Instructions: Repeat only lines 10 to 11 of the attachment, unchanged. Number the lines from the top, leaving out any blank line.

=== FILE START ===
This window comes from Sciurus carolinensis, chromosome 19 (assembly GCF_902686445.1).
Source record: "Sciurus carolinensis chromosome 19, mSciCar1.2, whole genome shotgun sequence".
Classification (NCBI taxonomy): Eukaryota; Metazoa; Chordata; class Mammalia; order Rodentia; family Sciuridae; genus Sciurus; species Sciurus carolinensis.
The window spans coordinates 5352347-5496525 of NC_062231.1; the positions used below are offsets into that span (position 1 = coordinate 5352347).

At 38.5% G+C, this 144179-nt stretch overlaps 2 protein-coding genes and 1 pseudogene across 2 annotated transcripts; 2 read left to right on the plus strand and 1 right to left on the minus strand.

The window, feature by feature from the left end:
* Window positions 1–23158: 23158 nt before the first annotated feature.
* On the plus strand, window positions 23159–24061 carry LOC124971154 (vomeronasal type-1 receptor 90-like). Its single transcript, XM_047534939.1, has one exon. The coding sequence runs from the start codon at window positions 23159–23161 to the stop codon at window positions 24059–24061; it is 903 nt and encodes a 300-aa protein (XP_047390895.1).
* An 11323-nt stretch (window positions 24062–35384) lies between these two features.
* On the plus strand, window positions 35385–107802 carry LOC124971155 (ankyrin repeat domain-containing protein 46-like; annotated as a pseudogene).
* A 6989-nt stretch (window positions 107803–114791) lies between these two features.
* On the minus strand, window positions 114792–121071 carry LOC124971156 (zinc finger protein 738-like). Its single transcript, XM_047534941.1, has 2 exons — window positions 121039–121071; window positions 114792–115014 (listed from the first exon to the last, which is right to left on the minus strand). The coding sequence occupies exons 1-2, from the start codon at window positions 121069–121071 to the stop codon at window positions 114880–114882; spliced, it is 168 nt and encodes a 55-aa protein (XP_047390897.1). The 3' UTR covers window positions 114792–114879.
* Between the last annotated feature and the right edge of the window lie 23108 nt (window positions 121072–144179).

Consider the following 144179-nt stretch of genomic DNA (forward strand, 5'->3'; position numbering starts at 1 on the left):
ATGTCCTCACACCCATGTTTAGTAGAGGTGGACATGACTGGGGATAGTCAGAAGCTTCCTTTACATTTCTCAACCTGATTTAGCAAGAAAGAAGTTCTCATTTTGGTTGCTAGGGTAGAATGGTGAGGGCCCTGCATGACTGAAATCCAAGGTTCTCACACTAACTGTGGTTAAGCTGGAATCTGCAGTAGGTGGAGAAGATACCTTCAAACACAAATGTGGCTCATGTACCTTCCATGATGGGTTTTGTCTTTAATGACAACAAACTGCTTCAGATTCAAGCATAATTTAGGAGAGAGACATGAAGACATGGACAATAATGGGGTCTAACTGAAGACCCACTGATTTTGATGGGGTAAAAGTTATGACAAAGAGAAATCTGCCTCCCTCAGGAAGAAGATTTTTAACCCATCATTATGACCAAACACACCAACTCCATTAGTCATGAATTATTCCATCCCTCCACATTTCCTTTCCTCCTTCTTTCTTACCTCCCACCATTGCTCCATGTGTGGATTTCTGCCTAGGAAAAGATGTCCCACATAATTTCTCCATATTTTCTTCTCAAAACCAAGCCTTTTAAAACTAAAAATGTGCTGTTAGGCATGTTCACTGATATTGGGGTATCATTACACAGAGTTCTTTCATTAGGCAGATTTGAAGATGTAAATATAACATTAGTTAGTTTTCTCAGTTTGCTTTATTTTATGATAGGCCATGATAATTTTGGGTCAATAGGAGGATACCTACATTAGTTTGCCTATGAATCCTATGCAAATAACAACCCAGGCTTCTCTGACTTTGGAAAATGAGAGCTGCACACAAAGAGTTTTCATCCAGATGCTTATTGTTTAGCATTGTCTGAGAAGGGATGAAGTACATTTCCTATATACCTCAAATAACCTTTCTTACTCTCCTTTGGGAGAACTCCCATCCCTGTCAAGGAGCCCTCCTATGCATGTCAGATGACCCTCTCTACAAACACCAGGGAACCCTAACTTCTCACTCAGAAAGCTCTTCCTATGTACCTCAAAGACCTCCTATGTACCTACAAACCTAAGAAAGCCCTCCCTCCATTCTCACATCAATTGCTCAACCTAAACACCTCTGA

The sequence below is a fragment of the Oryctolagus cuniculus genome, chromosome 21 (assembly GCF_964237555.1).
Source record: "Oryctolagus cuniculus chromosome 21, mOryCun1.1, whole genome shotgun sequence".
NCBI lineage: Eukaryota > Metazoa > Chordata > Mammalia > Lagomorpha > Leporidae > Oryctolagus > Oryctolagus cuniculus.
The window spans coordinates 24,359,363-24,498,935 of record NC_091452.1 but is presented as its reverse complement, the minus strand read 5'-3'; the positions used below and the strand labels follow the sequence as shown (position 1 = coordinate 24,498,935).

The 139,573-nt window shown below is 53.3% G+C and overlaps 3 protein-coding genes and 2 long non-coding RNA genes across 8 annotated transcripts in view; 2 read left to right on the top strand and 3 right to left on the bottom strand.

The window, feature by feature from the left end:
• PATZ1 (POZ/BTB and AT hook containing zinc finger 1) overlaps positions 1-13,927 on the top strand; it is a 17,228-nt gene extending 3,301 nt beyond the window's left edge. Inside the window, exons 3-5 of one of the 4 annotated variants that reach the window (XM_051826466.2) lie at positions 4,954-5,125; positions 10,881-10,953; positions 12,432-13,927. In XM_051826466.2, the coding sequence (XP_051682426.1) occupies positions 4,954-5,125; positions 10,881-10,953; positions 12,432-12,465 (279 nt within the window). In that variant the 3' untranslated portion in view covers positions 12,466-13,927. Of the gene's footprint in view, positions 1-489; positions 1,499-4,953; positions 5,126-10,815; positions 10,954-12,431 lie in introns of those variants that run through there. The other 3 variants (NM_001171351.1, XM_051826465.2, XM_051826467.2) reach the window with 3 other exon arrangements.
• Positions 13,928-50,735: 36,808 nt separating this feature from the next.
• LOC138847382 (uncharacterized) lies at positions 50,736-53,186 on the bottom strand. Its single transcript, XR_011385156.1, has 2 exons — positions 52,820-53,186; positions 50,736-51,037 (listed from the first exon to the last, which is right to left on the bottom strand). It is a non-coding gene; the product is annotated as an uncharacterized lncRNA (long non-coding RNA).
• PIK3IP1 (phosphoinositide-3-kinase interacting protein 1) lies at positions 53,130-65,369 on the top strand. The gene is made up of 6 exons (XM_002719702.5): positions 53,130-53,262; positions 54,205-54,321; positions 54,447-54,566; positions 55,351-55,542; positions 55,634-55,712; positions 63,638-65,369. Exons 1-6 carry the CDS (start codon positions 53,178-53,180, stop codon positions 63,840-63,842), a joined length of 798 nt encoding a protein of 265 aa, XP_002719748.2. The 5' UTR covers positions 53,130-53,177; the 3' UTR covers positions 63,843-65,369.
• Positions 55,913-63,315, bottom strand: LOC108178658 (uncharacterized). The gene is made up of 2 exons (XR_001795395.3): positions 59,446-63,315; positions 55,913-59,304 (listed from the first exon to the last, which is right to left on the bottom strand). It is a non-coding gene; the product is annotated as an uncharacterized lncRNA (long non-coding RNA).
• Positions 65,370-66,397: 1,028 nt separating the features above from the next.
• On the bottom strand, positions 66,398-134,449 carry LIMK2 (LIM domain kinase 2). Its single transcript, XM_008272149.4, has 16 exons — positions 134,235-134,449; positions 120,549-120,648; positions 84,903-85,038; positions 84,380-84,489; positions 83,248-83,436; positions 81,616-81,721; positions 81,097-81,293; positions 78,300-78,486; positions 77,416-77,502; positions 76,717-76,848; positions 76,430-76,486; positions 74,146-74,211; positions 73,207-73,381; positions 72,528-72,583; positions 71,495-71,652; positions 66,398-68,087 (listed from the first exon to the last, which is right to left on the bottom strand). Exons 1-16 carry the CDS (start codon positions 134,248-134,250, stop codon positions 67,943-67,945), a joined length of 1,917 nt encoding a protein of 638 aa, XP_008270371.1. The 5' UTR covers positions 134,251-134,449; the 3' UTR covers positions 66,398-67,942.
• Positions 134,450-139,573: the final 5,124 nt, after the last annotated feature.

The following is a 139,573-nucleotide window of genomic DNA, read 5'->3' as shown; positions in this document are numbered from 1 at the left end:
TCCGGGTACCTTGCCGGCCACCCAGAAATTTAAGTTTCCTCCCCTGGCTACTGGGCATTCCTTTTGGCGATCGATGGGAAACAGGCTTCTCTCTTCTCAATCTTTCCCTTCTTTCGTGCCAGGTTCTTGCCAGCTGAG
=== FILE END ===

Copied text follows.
* On the plus strand, window positions 35385–107802 carry LOC124971155 (ankyrin repeat domain-containing protein 46-like; annotated as a pseudogene).
* A 6989-nt stretch (window positions 107803–114791) lies between these two features.